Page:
East Ham tube station
Entrance to High Street North
Location of East Ham in Greater London
|Local authority||London Borough of Newham|
|Managed by||London Underground|
|Number of platforms||2|
|Fare zone||3 and 4|
|London Underground annual entry and exit|
|Original company||London, Tilbury and Southend Railway|
|Post-grouping||London, Midland and Scottish Railway|
|1902||District line started|
|1936||Metropolitan line started|
|1948||Ownership transferred to British Railways|
|1969||Ownership transferred to London Transport|
|1988||Metropolitan line renamed Hammersmith & City line|
|Added to list||20 January 1999|
|Lists of stations|
|London Transport portalCoordinates:|
East Ham is a London Underground station on High Street North in the East Ham neighbourhood of the London Borough of Newham in east London, England. The station is on the District line and Hammersmith & City line. The station was opened in 1858 by the London, Tilbury and Southend Railway on a new more direct route from a Fenchurch Street to Barking. The large Edwardian station building was constructed to accommodate the electric District Railway services on an additional set of tracks opened in 1905. It has high and growing usage for a suburban station with 13.1 million entries and exits in 2010. It is in London fares zones 3 and 4.
The London, Tilbury and Southend Railway (LT&SR) direct line from Bow to Barking was constructed east to west through the middle of the Parish of East Ham in 1858. Prior to the building of the line trains took a longer route via Stratford and Forest Gate to the north. The new line initially also had stations at Bromley and Plaistow, with Upton Park added as the next station to the west of East Ham in 1877. District line, then known as the District Railway, service began in 1902. The District line was electrified in 1905 over a second pair of tracks, and the service was cut back from Upminster to East Ham; the station then served as the eastern terminus, where passengers transferred to steam trains, until 1908 when electrification was extended to Barking. In 1936 the Metropolitan line service was introduced. In 1988 the station, along with other stations beyond Aldgate East, was transferred to the new Hammersmith & City line.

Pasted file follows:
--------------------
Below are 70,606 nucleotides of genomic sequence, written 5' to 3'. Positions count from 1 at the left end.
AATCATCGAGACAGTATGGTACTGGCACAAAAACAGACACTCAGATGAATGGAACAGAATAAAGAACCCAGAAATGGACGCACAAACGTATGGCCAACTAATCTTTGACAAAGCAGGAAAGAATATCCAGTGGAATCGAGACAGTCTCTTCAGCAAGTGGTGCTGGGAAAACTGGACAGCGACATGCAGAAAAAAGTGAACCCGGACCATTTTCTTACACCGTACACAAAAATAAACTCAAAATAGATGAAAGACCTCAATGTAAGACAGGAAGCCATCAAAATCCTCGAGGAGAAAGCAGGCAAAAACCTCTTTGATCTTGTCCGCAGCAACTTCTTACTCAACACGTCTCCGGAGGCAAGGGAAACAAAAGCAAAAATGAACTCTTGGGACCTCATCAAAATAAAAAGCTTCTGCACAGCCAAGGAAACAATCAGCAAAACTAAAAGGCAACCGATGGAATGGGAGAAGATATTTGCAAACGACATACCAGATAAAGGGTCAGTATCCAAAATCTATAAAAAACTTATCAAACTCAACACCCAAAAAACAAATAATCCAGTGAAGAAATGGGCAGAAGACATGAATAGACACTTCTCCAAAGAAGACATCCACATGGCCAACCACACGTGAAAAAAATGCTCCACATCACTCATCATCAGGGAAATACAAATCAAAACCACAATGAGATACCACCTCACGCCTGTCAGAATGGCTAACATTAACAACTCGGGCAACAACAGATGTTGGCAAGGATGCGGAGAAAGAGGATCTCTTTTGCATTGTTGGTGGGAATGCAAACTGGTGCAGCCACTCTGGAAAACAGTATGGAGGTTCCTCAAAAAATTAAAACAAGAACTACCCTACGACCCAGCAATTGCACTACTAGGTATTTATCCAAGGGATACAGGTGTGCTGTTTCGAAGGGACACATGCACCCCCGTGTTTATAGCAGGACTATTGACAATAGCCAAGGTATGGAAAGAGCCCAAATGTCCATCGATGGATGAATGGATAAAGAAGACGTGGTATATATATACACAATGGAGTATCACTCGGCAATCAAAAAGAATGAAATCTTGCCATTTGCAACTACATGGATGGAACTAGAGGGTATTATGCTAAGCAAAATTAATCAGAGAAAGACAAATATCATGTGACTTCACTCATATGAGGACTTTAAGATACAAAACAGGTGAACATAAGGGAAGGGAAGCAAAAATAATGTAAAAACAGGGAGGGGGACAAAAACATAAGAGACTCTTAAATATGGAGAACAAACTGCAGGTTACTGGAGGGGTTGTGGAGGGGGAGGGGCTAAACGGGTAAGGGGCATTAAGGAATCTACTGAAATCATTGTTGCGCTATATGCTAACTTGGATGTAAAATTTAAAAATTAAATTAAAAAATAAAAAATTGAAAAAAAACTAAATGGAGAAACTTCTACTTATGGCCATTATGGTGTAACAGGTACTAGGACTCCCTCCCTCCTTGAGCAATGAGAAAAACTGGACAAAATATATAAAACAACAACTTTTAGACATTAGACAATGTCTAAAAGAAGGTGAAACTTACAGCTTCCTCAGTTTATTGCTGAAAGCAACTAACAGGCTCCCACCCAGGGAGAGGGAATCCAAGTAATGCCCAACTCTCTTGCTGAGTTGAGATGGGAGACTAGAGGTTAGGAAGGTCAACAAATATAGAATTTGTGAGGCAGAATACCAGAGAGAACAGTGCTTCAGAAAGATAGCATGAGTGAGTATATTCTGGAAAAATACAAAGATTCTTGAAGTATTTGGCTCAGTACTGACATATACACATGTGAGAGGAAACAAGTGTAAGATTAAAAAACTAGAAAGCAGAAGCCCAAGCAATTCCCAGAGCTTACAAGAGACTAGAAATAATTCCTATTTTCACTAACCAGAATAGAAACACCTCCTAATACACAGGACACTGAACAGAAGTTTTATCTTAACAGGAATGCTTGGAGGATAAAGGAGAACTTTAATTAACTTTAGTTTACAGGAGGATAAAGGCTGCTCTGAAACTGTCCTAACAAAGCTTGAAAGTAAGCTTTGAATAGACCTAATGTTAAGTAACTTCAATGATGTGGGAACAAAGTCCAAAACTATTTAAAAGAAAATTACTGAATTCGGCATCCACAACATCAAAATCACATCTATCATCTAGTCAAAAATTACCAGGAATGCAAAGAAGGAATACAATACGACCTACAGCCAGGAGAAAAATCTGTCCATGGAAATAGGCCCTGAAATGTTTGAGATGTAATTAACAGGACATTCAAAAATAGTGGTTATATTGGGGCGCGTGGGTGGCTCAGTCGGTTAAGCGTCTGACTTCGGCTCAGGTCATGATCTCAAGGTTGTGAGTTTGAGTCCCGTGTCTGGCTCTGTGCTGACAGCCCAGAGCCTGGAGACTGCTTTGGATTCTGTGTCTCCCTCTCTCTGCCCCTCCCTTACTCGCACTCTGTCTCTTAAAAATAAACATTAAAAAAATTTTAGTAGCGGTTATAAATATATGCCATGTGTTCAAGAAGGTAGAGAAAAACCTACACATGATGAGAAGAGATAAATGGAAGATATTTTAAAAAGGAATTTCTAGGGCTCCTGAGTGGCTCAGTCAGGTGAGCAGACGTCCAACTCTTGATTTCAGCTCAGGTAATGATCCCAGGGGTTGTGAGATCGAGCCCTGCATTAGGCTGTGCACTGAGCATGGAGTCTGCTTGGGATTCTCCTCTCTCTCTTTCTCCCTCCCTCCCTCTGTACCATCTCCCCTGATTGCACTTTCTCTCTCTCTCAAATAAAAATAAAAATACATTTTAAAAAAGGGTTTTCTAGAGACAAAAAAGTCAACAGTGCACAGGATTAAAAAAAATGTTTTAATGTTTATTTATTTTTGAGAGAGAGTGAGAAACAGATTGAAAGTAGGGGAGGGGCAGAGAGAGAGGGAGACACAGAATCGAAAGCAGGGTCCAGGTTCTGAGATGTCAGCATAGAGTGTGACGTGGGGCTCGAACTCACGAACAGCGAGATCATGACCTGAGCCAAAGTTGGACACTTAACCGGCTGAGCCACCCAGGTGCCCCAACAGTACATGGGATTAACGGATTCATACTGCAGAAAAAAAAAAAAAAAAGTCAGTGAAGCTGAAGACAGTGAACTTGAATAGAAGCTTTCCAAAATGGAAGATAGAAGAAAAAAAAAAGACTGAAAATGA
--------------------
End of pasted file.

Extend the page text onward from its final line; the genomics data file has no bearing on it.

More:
Accidents and incidents
- On 12 November 1959, passenger train overran signals and was in a rear-end collision with another standing at the station. Thirteen people were injured.
The station has two platforms, one for each direction. Much of the original Victorian station architecture has been retained and some restoration work was carried out during 2005. The disused platforms of the Fenchurch Street to Southend services, withdrawn in 1962, are to the south of the current platforms. A disused bay platform on the northern side of the station, closed in 1958, connected to the Tottenham and Forest Gate Railway (now the Gospel Oak to Barking line) via a curve.
|Wikimedia Commons has media related to East Ham tube station.|
'Lightbox' destination display and canopy support detail 'LTSR' on eastbound platform.
- "Step free Tube Guide" (PDF). Transport for London. Archived from the original on 26 January 2015.
- "Multi-year station entry-and-exit figures" (XLS). London Underground station passenger usage data. Transport for London. 2014. Retrieved 27 July 2014.
- "The National Heritage List for England". English Heritage. Retrieved 12 November 2012.
- Rose, D., The London Underground: A diagrammatic history, (1999)
- Earnshaw, Alan (1993). Trains in Trouble: Vol. 8. Penryn: Atlantic Books. p. 32. ISBN 0-906899-52-4.
|Preceding station||London Underground||Following station|
|Hammersmith & City line||
|Preceding station||Disused railways||Following station|
|Woodgrange Park||Tottenham and Forest Gate Railway||Terminus|